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August 25, 2009

Cassava exports buck downturn

CASSAVAVIET. To follow up Viet Nam New 24-08-2009. Cassava exports reached 2.7 million tonnes in the first seven months of this year, with a total turnover of US$400 million. Sacks of cassava bags are loaded at Sai Gon Port for export. — VNA/VNS Photo Thanh Phan

HA NOI — Cassava is becoming an increasing by profitable export due to growing world demand, domestic traders have said.

Though cassava has only been listed as a key export staple for a year, foreign sales, which reached 2.7 million tonnes, were worth more than US$400 million in the first seven months of the year, up 4.4 and 2.8 times in terms of volume and value.

The Ministry of Industry and Trade said increasing exports of the root had taken place despite the global economic slowdown, which had harmed foreign sales of other goods.

Cassava is chiefly used to make ethanol.... Petrol blended with ethanol is preferred in developed countries because it is less polluting.

Nguyen Tuan Viet, who runs the website, which promotes exports over the internet, said that one in every 10 orders he received were for sliced cassava or powdered cassava.

However, Viet said there were not many domestic firms selling the root as it was a relatively new export.

According to the Ministry of Industry and Trade, China is Viet Nam’s largest importer of root, accounting for roughly 90 per cent of Viet Nam’s total cassava export volume.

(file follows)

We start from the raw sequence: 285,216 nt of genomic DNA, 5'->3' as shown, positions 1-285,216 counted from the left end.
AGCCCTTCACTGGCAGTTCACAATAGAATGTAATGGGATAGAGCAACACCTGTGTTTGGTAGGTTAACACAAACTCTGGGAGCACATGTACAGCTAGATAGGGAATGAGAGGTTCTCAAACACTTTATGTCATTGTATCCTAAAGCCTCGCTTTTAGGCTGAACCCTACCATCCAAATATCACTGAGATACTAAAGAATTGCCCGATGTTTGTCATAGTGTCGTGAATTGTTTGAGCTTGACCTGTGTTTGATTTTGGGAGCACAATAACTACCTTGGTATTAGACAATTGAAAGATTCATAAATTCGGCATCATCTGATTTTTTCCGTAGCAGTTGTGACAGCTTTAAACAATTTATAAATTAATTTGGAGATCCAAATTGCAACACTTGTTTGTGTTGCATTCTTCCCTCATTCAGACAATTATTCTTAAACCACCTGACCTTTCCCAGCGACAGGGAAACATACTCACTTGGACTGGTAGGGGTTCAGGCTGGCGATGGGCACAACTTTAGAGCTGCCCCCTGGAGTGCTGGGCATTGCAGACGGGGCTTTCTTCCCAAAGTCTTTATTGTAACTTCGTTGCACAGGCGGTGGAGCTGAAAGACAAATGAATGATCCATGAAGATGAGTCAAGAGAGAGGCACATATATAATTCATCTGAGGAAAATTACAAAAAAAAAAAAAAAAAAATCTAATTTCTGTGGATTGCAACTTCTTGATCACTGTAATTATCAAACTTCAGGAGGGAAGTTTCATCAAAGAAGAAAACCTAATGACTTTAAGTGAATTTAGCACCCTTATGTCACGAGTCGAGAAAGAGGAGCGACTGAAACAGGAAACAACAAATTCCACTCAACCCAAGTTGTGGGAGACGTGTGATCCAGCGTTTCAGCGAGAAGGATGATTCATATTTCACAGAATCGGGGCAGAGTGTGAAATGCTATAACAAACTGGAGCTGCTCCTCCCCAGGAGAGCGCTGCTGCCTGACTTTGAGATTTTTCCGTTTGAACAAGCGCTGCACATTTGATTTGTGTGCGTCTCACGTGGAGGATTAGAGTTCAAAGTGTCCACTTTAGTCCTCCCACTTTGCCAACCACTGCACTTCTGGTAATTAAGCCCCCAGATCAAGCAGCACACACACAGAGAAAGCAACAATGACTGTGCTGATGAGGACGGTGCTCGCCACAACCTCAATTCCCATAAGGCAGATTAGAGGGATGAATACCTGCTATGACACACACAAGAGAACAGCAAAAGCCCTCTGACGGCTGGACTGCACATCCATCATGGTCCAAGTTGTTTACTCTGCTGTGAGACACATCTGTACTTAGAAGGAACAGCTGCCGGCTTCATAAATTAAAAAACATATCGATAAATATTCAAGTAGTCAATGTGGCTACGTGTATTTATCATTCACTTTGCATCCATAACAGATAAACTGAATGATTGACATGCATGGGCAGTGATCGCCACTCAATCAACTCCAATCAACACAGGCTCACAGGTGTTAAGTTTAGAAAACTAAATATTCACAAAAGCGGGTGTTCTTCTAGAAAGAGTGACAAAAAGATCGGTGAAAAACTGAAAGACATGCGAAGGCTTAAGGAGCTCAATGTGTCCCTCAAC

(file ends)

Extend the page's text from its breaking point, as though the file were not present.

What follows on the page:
Viet also said that roughly 70 per cent of orders for cassava on his website were from China. He said there were numerous orders also being placed from South Korea, Russia and Malaysia.

MoIT reported that China imported nearly 4 million tonnes of sliced cassava and 1 million tonnes of powdered cassava annually.

Nguyen Thi Lam Binh, assistant general director of the Ha Noi Production and Trading Company (Intimex), said her company exported roughly 120,000 tonnes of cassava to China this year.

Binh said that her company was seeking more cassava sources to meet demand from the country.

She added that although other export markets, such as Japan and the European, were looking to import cassava, they demanded a higher quality product, which domestic suppliers find it harder to meet. — VNS

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